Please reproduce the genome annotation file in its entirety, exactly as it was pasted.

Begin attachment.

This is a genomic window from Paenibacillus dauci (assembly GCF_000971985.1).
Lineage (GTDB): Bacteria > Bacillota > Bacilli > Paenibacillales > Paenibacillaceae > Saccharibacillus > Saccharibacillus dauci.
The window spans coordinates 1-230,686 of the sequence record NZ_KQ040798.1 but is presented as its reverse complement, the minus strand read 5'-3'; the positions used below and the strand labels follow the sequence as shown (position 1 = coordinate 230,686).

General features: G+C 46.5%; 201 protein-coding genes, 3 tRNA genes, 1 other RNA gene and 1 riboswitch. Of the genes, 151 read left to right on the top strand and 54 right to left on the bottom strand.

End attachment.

This is a genomic window from Paenibacillus dauci (assembly GCF_000971985.1).
Lineage (GTDB): Bacteria > Bacillota > Bacilli > Paenibacillales > Paenibacillaceae > Saccharibacillus > Saccharibacillus dauci.
The window spans coordinates 1-230,686 of the sequence record NZ_KQ040798.1 but is presented as its reverse complement, the minus strand read 5'-3'; the positions used below and the strand labels follow the sequence as shown (position 1 = coordinate 230,686).

General features: G+C 46.5%; 201 protein-coding genes, 3 tRNA genes, 1 other RNA gene and 1 riboswitch. Of the genes, 151 read left to right on the top strand and 54 right to left on the bottom strand.